BCCI Secretary Sanjay Patel confirmed that there is no Supreme Court bar on N Srinivasan and he will going to Melbourne © Getty Images
BCCI Secretary Sanjay Patel confirmed that there is no Supreme Court bar on N Srinivasan and he will going to Melbourne © Getty Images

By Taus Rizvi


Jun 8, 2014


The Supreme Court of India may have forced him to step down as Board of Control for Cricket in India (BCCI) president, but nothing can stop N Srinivasan from representing India at the International Cricket Council (ICC) or becoming its first chairman. BCCI secretary Sanjay Patel said as much at the 37th National Convention of the Sports Journalists’ Federation of India (SJFI) here on Saturday.


“By the end of this month, India will take up a leading role in the ICC. Mr Srinivasan is going (to Melbourne). There is no Supreme Court bar on him. Both of us are going to Melbourne. In the last four months, we have settled (the issue) with all the full members of the ICC and convinced them about the new structure and the new financial model which that be followed in the coming years,” Patel said.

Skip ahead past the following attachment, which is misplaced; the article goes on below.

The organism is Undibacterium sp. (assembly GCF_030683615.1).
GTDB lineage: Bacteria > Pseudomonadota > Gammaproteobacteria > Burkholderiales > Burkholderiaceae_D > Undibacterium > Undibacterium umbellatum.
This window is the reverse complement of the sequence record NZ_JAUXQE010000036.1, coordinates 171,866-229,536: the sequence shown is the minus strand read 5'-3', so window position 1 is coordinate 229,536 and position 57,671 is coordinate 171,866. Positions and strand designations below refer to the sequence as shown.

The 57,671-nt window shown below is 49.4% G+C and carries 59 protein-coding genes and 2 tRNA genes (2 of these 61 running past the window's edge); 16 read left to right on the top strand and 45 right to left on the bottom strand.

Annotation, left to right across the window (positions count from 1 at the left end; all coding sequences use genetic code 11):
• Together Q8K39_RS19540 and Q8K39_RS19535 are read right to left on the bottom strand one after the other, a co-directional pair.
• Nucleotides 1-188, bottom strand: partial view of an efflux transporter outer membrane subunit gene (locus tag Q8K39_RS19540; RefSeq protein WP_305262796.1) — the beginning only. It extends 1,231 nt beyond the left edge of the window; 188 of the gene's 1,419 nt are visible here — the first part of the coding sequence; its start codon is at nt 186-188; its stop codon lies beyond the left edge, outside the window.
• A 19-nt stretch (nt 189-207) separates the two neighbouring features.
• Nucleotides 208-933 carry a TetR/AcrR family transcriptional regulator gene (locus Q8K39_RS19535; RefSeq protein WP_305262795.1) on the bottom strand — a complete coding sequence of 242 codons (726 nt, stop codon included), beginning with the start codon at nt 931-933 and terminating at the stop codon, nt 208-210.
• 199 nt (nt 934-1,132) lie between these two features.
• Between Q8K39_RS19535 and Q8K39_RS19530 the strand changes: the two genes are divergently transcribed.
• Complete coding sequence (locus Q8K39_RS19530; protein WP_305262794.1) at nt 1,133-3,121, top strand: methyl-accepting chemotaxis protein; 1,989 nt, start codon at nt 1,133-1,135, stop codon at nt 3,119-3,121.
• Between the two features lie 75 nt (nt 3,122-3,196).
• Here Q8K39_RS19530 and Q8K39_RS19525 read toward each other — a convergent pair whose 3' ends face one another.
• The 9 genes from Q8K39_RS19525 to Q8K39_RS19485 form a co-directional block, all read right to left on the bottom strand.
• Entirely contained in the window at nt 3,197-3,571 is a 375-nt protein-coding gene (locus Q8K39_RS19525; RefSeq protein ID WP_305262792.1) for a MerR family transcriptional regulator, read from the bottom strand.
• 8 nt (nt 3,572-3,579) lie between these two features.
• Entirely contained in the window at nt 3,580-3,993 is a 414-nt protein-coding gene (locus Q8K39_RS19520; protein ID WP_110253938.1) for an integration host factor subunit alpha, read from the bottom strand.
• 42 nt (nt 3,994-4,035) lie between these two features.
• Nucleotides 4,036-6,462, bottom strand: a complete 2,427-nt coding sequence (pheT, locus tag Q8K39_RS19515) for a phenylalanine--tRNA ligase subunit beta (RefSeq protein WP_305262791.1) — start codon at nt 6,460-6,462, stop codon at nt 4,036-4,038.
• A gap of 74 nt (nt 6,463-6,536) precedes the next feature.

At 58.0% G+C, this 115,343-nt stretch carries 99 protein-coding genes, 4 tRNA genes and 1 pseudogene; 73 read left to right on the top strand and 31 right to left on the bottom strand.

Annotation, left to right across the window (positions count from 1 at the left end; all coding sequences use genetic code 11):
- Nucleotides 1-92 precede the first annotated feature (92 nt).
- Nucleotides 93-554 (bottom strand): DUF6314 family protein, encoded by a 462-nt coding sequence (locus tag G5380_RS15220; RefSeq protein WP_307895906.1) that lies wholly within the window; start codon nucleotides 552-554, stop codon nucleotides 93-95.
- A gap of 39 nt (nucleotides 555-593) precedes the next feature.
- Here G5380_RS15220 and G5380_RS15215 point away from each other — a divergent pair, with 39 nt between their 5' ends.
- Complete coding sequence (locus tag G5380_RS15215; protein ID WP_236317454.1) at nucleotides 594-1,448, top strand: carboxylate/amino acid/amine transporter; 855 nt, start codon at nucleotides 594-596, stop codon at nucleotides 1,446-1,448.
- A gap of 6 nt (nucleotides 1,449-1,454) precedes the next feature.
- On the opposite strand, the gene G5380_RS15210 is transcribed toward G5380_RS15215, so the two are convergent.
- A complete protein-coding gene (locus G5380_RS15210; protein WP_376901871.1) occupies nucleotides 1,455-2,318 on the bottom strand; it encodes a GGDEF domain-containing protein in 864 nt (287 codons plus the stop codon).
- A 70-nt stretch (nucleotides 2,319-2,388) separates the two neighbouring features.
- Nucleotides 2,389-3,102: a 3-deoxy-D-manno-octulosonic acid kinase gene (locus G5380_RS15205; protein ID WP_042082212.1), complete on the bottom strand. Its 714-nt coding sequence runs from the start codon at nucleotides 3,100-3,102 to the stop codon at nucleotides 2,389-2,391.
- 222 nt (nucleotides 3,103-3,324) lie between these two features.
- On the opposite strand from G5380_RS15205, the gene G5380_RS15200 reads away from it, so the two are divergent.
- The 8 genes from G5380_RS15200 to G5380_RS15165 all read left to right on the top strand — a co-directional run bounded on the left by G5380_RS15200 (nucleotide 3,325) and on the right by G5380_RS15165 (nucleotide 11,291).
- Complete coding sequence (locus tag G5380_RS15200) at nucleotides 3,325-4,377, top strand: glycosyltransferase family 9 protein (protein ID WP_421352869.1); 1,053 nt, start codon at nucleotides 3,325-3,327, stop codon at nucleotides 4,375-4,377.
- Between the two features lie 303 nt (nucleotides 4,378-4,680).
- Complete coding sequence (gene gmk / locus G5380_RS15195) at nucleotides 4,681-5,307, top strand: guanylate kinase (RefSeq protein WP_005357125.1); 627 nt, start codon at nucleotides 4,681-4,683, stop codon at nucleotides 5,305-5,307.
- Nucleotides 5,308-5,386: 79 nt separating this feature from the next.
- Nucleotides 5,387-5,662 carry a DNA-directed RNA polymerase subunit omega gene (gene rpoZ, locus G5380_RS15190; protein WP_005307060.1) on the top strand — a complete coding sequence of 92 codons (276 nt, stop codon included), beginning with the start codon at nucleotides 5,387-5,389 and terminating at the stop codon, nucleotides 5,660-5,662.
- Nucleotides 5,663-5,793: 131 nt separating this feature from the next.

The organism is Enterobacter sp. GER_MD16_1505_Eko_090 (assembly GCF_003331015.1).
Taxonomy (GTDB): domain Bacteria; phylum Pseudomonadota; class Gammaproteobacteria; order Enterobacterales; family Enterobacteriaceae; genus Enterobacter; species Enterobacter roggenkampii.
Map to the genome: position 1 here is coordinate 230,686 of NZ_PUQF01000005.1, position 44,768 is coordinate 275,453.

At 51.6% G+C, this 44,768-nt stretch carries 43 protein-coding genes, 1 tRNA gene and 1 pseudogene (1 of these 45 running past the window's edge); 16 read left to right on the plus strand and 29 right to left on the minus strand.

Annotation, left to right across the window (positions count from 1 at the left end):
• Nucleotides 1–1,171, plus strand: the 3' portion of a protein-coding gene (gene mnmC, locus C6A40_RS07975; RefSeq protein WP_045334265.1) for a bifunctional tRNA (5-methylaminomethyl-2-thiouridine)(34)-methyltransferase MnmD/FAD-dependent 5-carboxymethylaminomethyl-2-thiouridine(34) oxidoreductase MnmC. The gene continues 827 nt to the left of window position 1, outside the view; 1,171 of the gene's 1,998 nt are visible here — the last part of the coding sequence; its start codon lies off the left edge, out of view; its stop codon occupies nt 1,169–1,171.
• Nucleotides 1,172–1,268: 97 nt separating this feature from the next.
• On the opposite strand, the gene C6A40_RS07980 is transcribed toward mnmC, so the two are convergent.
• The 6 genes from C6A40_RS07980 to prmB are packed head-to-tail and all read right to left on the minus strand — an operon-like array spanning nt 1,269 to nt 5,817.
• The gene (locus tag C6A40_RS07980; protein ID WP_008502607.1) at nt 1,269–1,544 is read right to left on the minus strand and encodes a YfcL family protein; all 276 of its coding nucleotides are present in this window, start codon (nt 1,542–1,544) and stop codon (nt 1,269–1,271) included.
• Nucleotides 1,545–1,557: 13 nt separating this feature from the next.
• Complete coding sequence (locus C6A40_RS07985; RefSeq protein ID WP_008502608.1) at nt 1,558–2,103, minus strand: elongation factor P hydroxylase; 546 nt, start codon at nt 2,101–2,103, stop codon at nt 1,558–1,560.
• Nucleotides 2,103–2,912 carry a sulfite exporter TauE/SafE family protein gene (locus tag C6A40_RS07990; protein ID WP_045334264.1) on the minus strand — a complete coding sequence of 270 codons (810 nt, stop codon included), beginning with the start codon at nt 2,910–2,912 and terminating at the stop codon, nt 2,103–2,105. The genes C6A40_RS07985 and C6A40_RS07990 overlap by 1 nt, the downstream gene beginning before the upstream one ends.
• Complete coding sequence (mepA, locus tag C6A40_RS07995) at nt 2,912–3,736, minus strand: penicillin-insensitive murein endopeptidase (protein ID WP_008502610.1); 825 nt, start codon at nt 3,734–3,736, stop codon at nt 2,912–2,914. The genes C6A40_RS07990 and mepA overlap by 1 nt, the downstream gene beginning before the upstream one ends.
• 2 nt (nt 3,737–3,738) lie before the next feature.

The administrator also conveyed his personal view regarding the exiled BCCI chief. “As far as my personal view is concerned, Srinivasan is not guilty but we have to follow the laws of this country and we are abiding by it. We are hopeful that things will be over by August-end. I have already mentioned in the Supreme Court in two of my affidavits that we will offer full cooperation to the probe panel because we have nothing to hide,” said Patel.


Patel also revealed that “68 to 70 per cent” of the ICC’s revenue comes from India. “Unfortunately, all these years, we were getting just 3-4 per cent of the revenue. After a lot of deliberations with ICC officials, Australia and England also joined hands with us. And from the projected revenue of $2.8 billion for the eight-year cycle from 2016 to 2023, it was decided that India should get 24 per cent (nearly $800 million),” he added.


Patel said that had India not got its due, they would have been forced to form a “second ICC”. “We were criticised in the media. A lot of people did not agree with us, but we told the ICC that if India didn’t get its due then the BCCI might be forced to form a second ICC of its own,” said Patel. “India has almost worked out the Future Tours Programme (FTP) till 2020. In the next eight years, India is likely to host three international events including the World Cup.”


The BCCI also wants the ICC headquarters to be shifted to India. “India is also a contender,” Patel said.


(Taus Rizvi is a Principal Correspondent with DNA. A club-level cricketer, he believes cricket helps in knowing a person’s character. Taus can be followed on @rizvitaus on Twitter. The above news has been republished with permission from DNA, were it first appeared)